One could even decide to have students learn the appendicular skeleton first, before getting to that intimidating skull and vertebral column.
If you've not looked at the Patton Anatomy & Physiology text in a while, this might be a good time to check it out and think about it's modular structure may be a better fit for your A&P course.
You may want to learn more about the story of our smaller chapters by reading these brief posts:
In my opinion, the big mistake
that professors commonly make when moving an on-campus course to remote teaching is to make things more complicated than they need to be
. That unnecessary complexity stems from the idea that one must take their entire course, including every element and detail, and move it more or less "as is" to an online environment. I think we get much better outcomes if we strive to keep it simple.
First, "remote" need not always be "online."
There are a lot of learning opportunities to be had with reading and retrieval practice assignments from the Patton Anatomy & Physiology
textbook. Students have invested a lot in acquiring this resource and a large team has worked together to make it an effective learning tool. Now's a great time to do better by our students by helping them engage fully in both reading
Second, now is a great time to revisit our learning outcomes and compare those to our course design.
Most of us keep adding more expected outcomes, and therefore more content, to our courses over the years. As we consider various learning activities, we often add them rather than replace existing activities. Our course becomes bloated, complex, and heavier than it needs to be. So my advice is to prune, prune, prune to the main outcomes—the truly essential concepts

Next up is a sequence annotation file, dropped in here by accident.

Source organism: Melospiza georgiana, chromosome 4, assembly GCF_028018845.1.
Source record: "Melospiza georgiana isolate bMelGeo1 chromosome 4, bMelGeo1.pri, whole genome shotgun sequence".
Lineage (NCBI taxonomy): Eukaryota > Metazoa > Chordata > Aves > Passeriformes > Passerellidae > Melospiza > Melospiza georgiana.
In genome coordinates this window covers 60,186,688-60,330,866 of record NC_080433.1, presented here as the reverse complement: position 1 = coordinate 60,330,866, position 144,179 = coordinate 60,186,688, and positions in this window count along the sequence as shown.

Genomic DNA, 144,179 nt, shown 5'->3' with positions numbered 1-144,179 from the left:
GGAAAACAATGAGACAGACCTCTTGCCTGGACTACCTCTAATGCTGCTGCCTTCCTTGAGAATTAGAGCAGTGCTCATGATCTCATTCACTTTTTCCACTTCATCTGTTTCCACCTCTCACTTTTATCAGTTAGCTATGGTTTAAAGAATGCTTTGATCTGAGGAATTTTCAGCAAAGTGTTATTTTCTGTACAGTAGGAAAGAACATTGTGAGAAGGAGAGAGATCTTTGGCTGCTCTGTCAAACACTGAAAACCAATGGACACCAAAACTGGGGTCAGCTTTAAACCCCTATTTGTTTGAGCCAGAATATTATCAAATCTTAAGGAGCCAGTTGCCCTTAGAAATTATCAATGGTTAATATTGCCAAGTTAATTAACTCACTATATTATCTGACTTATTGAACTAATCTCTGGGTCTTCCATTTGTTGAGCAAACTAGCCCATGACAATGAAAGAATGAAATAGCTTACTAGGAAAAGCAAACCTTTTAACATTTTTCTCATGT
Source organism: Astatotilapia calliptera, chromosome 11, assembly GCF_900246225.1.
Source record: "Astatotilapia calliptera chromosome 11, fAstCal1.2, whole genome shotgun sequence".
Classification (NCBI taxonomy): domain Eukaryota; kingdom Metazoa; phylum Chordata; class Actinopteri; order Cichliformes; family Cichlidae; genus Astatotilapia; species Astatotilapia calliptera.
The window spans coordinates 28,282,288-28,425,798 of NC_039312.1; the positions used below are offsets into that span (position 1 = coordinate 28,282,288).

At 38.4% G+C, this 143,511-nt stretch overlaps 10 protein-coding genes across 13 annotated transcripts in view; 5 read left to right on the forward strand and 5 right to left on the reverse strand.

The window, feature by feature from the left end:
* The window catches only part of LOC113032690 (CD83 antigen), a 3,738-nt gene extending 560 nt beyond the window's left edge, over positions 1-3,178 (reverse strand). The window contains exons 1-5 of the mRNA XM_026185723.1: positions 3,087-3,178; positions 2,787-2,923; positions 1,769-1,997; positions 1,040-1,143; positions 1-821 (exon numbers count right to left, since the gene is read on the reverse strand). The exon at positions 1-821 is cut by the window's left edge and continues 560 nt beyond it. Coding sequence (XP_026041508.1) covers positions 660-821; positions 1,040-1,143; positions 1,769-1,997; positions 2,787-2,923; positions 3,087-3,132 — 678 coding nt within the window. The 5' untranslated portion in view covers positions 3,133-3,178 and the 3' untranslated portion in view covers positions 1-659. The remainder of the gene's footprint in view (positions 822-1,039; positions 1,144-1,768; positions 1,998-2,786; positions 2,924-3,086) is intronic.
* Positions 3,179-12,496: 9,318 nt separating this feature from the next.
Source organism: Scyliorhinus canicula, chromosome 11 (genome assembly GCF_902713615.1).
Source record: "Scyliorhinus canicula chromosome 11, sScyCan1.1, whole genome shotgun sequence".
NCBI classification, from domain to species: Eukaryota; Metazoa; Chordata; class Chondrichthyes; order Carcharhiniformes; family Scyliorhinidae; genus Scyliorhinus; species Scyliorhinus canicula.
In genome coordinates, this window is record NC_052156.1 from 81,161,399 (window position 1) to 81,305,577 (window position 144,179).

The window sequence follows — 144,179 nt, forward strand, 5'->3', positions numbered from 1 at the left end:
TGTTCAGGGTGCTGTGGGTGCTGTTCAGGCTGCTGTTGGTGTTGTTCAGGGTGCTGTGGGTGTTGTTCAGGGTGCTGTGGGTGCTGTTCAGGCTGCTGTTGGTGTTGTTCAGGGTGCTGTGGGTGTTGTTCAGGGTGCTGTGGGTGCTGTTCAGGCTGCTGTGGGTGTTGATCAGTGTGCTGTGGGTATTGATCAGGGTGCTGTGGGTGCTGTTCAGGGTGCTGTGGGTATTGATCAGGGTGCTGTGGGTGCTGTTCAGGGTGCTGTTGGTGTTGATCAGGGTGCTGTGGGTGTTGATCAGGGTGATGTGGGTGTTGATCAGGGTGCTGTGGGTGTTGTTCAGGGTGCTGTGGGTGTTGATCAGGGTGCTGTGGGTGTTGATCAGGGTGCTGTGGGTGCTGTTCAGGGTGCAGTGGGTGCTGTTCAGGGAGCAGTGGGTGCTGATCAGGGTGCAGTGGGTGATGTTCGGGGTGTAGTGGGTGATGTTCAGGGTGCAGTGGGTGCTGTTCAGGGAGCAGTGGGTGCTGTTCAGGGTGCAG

—of our A&P course. Then, and only then, are we ready to move to remote teaching.
Third, rather than simply digitize our course components—recording lectures, converting tests and quizzes to online formats, etc.—we should rethink our course design. I suggest trimming back on what we are telling and showing showing students and rely more on their own discovery. And resisting the urge to use every last one of the cool toys that our instructional designers are helping us to discover.
What I mean by that is focusing our recorded lectures on the hard-to-understand "pain points" of A&P. And even then, we should consider trimming our narrative down to half or less of that 50-minute time block that we are used to. Then taking those shorter lectures and chunking them into even smaller, bite-sized pieces.
We can also substitute those occasional, mind-bending summative tests with frequent, low-stakes formative tests by using the our learning management system's online quizzing engine. This leverages the learning benefits of retrieval practice by shifting the work of learning to the student—where it belongs. This approach also makes light work of learning, thus avoiding a burdensome load during this time of stress and uncertainty.
A big part of the still-in-progress "pandemic scramble" of trying to get our A&P course from is on-campus venue to a remote or semi-remote format
is grappling with finding a good tool
to teach the anatomy that we usually teach in a lab. Many of my colleagues are looking here and there and everywhere for just the right tool. A tool at an affordable
Guess what? If you and your students are using the Patton Anatomy & Physiology
textbook in your course, you already have a great tool! At no extra cost!